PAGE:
State of Education


USDA extension of free school meals will help keep local students fed

school lunch
Posted at 5:31 PM, Apr 21, 2021
and last updated 2021-04-21 21:30:46-04

The U.S. Department of Agriculture (USDA) announced Tuesday that it will continue to reimburse schools and childcare centers for free meals provided to all students through the 2021-2022 school year.

For students in local school districts, these meals have been crucial to families throughout the COVID-19 pandemic.

"Due to the fact of families having so many challenges during the COVID pandemic, it has provided us a great opportunity to provide those meals for them," said Jennifer Arlinghaus, the food service direcctor for both Kings Local Schools and Lockland Local Schools.

She said that, during the pandemic, she has seen many families struggle to make ends meet and that more of them are relying on school meals to help keep their children fed.

During the last school year at Kings Local, about 40% of students were eating cafeteria meals. During the pandemic, 60% of students relied on school-provided meals.

"Ensuring that we were able to fill the capacity of the kids, because we're feeding more students," said Arlinghaus.

The USDA says it has granted a nationwide waiver that allows the serving of food outside of standard meal times for several of its child nutrition programs, including the National School Lunch Program Seamless Summer Option (SSO), which is typically only available during the summer months.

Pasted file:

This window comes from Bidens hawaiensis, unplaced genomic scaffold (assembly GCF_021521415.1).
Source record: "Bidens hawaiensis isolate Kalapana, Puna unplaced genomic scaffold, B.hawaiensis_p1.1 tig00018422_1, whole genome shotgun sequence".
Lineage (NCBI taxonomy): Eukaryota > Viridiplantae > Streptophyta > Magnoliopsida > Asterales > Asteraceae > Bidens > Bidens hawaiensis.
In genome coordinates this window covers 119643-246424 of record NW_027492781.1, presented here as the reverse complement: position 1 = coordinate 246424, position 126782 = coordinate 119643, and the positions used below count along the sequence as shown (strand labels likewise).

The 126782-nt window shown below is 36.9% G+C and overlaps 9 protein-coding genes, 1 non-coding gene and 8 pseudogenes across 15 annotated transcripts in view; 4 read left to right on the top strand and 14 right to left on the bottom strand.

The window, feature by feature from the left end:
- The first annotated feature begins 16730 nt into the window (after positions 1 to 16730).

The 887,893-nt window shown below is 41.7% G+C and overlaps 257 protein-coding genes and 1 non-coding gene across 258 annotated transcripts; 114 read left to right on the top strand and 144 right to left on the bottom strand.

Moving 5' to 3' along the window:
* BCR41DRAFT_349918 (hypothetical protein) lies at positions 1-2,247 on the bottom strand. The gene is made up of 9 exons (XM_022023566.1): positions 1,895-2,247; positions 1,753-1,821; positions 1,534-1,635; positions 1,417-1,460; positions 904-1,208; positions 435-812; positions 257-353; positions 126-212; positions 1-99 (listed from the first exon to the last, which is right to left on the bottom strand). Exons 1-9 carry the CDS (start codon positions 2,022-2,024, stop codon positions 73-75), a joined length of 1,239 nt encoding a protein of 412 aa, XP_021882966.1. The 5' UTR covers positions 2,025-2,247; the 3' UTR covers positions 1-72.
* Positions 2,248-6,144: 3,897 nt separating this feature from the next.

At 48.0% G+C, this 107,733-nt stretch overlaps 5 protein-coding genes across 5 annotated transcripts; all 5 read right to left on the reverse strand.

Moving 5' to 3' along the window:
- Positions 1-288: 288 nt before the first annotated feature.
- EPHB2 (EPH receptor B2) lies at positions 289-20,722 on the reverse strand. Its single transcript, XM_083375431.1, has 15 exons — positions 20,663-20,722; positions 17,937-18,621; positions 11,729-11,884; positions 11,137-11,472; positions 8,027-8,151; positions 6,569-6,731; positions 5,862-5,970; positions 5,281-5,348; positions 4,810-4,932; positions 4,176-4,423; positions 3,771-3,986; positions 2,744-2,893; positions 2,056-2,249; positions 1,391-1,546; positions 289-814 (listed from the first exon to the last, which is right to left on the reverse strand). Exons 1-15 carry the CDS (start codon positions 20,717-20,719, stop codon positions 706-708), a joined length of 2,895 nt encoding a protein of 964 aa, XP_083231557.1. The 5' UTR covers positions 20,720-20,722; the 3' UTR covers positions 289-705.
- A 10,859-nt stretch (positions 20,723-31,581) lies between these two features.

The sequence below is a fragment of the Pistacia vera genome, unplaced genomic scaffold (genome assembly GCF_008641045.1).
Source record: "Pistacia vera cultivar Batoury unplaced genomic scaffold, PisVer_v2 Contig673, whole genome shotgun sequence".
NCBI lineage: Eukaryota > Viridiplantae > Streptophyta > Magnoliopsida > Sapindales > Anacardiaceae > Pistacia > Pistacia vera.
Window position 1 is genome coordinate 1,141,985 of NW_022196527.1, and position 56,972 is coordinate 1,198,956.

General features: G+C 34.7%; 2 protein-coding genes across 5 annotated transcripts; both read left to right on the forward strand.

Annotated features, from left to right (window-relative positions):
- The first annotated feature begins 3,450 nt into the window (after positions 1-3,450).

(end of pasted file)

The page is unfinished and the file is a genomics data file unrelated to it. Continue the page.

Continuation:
The USDA says schools that choose the SSO option will receive higher-than-normal meal reimbursements for every meal they serve, which will support them in serving nutritious meals while also managing increased costs associated with the pandemic.

"It's a pretty significant impact for us and it enables us, ultimately, to feed more kids," said Arlinghaus.

According to the USDA, up to 12 million children are currently living in households where they may not always have enough to eat during the pandemic. And some of these kids rely on these programs for as many as three meals a day.

"That's just one less worry for them as families, to know that they're getting a healthy breakfast and a healthy lunch per day," said Arlinghaus.

Local districts in the region are waiting on additional details and guidance from the USDA and the Ohio Department of Education to see how the program will work into next year.